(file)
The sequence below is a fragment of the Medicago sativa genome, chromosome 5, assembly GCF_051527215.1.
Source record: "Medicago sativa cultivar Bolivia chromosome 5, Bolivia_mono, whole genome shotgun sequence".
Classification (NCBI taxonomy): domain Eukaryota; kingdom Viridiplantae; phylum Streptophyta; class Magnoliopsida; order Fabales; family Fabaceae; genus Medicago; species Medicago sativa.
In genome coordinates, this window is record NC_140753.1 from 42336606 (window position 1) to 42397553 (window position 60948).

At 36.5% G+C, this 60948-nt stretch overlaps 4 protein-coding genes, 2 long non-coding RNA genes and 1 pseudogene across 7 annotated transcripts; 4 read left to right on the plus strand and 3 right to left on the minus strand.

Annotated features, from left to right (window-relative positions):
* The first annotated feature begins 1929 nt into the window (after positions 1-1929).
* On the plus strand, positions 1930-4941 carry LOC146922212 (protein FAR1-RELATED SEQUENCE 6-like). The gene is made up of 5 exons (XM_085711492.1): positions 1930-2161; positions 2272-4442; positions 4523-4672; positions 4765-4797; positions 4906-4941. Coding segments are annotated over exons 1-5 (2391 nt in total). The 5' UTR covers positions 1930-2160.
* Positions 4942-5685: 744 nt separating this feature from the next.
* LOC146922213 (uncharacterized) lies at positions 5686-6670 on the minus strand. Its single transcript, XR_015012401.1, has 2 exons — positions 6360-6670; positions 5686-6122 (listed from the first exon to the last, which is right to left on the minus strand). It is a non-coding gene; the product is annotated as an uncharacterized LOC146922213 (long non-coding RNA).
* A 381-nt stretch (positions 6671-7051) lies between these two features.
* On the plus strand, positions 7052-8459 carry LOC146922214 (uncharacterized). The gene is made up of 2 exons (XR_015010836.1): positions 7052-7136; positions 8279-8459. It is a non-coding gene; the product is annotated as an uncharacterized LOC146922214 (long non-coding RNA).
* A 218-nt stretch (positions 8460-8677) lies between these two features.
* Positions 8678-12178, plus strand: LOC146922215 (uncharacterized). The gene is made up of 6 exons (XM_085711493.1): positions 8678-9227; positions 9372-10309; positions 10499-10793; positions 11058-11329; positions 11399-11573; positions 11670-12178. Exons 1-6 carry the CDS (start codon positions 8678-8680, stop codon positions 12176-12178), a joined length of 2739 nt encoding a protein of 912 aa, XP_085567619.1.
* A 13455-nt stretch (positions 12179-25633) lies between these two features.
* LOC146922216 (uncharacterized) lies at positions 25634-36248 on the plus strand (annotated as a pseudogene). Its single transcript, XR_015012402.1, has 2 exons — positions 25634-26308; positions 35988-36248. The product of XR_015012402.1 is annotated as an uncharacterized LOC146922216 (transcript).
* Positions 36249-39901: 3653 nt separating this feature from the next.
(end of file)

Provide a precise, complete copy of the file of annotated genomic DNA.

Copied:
The sequence below is a fragment of the Medicago sativa genome, chromosome 5, assembly GCF_051527215.1.
Source record: "Medicago sativa cultivar Bolivia chromosome 5, Bolivia_mono, whole genome shotgun sequence".
Classification (NCBI taxonomy): domain Eukaryota; kingdom Viridiplantae; phylum Streptophyta; class Magnoliopsida; order Fabales; family Fabaceae; genus Medicago; species Medicago sativa.
In genome coordinates, this window is record NC_140753.1 from 42336606 (window position 1) to 42397553 (window position 60948).

At 36.5% G+C, this 60948-nt stretch overlaps 4 protein-coding genes, 2 long non-coding RNA genes and 1 pseudogene across 7 annotated transcripts; 4 read left to right on the plus strand and 3 right to left on the minus strand.

Annotated features, from left to right (window-relative positions):
* The first annotated feature begins 1929 nt into the window (after positions 1-1929).
* On the plus strand, positions 1930-4941 carry LOC146922212 (protein FAR1-RELATED SEQUENCE 6-like). The gene is made up of 5 exons (XM_085711492.1): positions 1930-2161; positions 2272-4442; positions 4523-4672; positions 4765-4797; positions 4906-4941. Coding segments are annotated over exons 1-5 (2391 nt in total). The 5' UTR covers positions 1930-2160.
* Positions 4942-5685: 744 nt separating this feature from the next.
* LOC146922213 (uncharacterized) lies at positions 5686-6670 on the minus strand. Its single transcript, XR_015012401.1, has 2 exons — positions 6360-6670; positions 5686-6122 (listed from the first exon to the last, which is right to left on the minus strand). It is a non-coding gene; the product is annotated as an uncharacterized LOC146922213 (long non-coding RNA).
* A 381-nt stretch (positions 6671-7051) lies between these two features.
* On the plus strand, positions 7052-8459 carry LOC146922214 (uncharacterized). The gene is made up of 2 exons (XR_015010836.1): positions 7052-7136; positions 8279-8459. It is a non-coding gene; the product is annotated as an uncharacterized LOC146922214 (long non-coding RNA).
* A 218-nt stretch (positions 8460-8677) lies between these two features.
* Positions 8678-12178, plus strand: LOC146922215 (uncharacterized). The gene is made up of 6 exons (XM_085711493.1): positions 8678-9227; positions 9372-10309; positions 10499-10793; positions 11058-11329; positions 11399-11573; positions 11670-12178. Exons 1-6 carry the CDS (start codon positions 8678-8680, stop codon positions 12176-12178), a joined length of 2739 nt encoding a protein of 912 aa, XP_085567619.1.
* A 13455-nt stretch (positions 12179-25633) lies between these two features.
* LOC146922216 (uncharacterized) lies at positions 25634-36248 on the plus strand (annotated as a pseudogene). Its single transcript, XR_015012402.1, has 2 exons — positions 25634-26308; positions 35988-36248. The product of XR_015012402.1 is annotated as an uncharacterized LOC146922216 (transcript).
* Positions 36249-39901: 3653 nt separating this feature from the next.